Three-Year Survey of Students
Principal Dennis Copeland had one goal in mind when he decided to survey a group of 200 students in his school over a three-year period:
“I wanted to show the impact of the Responsive Classroom approach on students’ attitudes about school. I knew from being a teacher and a principal that the Responsive Classroom worked. I knew that it raised students’ engagement in school by making them feel more connected and at ease. I also knew that it made them feel safe enough to do the hard work that real learning demands. But I was interested in seeing if we could measure this, both for our own information and to share with other schools in our district that were considering adopting the approach.”
Ironia Elementary School in Randolph Township, New Jersey, has been using the Responsive Classroom approach since 2006 when Dennis first became principal. The school started slowly, with just a few teachers receiving training in the first year, but by year two the school decided to make the Responsive Classroom approach a whole-school initiative. Dennis recalls,
“In that second year, and in following years, we had Responsive Classroom consultants come to the school not just to work with teachers but also with administrators, guidance counselors, paraprofessionals, and recess staff. We understood that the approach was not just for classroom teachers but is most effective when used by every adult who comes into contact with students.”
School climate plus AYP gains
After just two years, the school saw significant changes in the school climate as well as improvements in achievement scores. Dennis reports,
“Relationships improved, students were more comfortable asking questions, teachers knew students better, and students were more focused and better able to successfully work through academic problems.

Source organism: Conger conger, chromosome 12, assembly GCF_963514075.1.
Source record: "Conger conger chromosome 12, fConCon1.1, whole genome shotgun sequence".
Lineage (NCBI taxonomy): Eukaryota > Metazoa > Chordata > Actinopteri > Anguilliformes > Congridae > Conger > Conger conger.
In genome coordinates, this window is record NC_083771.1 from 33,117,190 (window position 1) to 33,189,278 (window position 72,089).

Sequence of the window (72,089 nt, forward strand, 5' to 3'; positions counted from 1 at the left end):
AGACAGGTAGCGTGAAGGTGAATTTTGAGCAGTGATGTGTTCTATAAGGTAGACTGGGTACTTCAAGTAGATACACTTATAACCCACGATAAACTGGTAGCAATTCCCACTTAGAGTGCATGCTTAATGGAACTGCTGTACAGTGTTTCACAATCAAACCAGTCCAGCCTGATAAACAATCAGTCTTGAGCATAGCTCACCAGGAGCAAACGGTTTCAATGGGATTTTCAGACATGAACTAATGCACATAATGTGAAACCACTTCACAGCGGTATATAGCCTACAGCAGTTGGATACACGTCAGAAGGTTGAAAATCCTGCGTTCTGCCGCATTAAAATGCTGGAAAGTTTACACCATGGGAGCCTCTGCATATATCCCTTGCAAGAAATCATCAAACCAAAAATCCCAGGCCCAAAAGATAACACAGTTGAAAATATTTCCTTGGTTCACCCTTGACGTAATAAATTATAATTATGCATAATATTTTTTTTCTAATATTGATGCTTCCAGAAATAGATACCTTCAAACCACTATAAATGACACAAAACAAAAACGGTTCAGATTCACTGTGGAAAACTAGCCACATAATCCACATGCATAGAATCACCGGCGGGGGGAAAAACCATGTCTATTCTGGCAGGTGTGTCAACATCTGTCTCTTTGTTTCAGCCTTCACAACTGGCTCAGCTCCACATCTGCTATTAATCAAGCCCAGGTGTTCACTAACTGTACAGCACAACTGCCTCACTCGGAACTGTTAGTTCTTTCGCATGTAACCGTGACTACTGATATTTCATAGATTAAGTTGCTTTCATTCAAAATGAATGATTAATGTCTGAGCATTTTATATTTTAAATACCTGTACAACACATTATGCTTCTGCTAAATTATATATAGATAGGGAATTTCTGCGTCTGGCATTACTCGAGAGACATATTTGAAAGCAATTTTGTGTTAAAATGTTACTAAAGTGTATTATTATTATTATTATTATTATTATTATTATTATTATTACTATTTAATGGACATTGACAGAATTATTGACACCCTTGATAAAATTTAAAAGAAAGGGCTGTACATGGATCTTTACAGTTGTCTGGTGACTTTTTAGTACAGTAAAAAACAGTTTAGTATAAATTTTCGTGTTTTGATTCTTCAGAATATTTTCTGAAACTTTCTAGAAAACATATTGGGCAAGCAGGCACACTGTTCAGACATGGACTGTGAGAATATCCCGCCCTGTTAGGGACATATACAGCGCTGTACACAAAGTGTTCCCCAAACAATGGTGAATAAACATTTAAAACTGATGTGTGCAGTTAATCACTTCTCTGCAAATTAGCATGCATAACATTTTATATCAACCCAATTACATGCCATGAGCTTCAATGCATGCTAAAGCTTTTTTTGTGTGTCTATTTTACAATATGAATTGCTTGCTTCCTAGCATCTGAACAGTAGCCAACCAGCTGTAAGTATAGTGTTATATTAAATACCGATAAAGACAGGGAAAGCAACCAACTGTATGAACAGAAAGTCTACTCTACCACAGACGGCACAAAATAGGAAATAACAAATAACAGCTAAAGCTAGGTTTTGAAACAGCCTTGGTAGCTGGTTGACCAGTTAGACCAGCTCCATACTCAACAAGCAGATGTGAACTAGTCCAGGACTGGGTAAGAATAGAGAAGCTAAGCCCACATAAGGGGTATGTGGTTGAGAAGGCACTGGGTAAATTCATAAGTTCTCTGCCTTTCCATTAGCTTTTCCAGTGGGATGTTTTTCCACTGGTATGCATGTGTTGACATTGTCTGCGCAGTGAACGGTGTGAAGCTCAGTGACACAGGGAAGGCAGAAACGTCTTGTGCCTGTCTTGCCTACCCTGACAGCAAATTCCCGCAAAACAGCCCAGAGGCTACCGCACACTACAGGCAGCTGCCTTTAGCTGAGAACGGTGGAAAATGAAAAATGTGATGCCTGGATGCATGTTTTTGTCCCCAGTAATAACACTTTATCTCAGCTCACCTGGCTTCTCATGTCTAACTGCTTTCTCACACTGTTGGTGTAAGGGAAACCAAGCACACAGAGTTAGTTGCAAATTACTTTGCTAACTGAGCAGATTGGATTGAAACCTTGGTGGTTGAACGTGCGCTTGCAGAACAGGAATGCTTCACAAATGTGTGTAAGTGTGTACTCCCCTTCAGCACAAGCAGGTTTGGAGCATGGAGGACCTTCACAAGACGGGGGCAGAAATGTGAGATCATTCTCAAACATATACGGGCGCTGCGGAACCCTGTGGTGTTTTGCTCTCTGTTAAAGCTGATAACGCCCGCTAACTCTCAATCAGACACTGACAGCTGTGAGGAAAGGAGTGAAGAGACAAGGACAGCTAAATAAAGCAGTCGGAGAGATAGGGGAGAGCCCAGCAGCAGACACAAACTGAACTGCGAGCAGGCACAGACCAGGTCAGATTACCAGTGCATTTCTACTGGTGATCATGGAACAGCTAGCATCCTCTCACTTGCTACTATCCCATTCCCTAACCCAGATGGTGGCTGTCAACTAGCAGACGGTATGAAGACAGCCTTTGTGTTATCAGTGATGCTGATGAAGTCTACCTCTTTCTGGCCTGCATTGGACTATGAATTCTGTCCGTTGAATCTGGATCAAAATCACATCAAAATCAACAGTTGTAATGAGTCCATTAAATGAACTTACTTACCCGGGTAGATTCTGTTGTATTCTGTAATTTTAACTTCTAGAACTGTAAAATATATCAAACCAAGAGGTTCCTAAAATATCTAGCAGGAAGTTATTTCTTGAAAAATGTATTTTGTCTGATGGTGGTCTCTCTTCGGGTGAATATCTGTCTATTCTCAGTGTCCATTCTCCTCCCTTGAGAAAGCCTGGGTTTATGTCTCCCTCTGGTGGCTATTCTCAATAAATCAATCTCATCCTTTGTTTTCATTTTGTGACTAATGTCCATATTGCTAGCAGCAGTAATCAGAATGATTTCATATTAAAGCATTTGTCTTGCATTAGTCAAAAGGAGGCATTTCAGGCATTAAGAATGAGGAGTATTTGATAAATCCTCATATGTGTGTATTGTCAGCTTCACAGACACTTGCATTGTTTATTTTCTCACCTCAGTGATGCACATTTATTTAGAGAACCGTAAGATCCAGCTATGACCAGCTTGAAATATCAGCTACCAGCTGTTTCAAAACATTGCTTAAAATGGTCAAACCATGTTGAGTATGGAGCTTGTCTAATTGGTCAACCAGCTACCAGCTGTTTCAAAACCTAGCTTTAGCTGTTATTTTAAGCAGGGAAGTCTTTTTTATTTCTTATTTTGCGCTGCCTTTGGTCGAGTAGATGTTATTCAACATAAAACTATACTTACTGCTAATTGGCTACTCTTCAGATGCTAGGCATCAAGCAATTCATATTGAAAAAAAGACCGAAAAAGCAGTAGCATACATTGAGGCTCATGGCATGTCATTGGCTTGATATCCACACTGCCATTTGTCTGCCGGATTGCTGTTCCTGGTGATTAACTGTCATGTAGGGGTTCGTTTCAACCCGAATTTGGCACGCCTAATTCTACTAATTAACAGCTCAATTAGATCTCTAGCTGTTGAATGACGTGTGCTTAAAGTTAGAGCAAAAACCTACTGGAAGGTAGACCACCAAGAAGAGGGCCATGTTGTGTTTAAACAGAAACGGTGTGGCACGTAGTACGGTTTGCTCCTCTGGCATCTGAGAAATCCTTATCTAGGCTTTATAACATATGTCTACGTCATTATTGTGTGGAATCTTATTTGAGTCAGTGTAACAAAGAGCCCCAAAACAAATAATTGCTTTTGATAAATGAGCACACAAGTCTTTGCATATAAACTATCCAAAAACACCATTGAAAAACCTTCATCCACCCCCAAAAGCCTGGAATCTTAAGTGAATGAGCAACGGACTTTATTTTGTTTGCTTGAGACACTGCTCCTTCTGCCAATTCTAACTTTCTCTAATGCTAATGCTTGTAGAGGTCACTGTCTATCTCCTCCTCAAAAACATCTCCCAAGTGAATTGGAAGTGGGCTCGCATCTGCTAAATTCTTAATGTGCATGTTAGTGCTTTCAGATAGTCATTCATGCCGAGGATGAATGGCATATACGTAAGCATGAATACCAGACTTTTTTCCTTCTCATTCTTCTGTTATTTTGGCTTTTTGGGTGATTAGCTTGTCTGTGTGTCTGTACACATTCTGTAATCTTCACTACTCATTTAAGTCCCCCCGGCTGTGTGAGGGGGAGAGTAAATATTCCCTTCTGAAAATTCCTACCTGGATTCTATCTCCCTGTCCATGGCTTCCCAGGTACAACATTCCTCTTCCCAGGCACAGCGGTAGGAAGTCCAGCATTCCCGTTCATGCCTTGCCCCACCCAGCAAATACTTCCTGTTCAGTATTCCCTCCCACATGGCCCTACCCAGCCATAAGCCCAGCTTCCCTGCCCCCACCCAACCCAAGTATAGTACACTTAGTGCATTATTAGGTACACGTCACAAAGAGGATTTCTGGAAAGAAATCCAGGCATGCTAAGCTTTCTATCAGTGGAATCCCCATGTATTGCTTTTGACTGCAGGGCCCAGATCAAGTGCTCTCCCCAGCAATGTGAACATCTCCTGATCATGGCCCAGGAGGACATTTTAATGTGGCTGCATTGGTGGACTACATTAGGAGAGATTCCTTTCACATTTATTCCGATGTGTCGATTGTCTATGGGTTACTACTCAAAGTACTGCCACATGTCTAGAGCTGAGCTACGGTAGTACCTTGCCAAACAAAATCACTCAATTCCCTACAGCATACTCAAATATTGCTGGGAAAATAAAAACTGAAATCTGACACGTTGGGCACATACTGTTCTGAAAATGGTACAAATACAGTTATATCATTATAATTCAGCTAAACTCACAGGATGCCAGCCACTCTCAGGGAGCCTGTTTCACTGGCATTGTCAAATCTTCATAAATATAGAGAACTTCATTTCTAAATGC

“When I first came to the school, we had not met annual yearly progress (AYP) goals. After implementing the Responsive Classroom approach along with several other initiatives, we met AYP in my second year and have met or exceeded the standards set forth by the state and federal government every year after that.”
Going slow to go fast
Dennis emphasizes the importance of taking the time to teach students needed skills during the early weeks of school and enlisting the support of parents in this effort.
“Parents were very aware of the Responsive Classroom initiative. We held meetings to share the philosophy and practices with parents and to explain why their children would not be coming home with homework for the first few weeks of school, for instance. It was important to us that we took the time needed in the first six weeks of school to teach children the skills they needed to be independent with homework. Once students had those skills, they could begin taking work home. Teachers and parents noticed a significant increase in students’ ability to work independently and take charge of their learning. This is a skill that transfers when it comes time to take standardized tests or do other tasks that require self-reliance.”
About the survey
To gather data on students’ attitudes about school, which included questions about their ability to do challenging work and meet expectations, Dennis administered the survey at the beginning and end of each school year over a three-year period, 2007–2010. The survey was a modified version of one used by researchers at the University of Virginia during a quasi-experimental study of the Responsive Classroom approach titled Social and Academic Learning Study (SALS).
In the fall of 2007, the survey was administered to 100 first and 100 second graders as a benchmark, and again to the same group in June 2008 at the close of the school year. This was repeated for the same group of students through June 2010.
The goal was to increase students’ positive attitudes about school by 5%, but in each year the increase exceeded this figure, as seen in the chart below.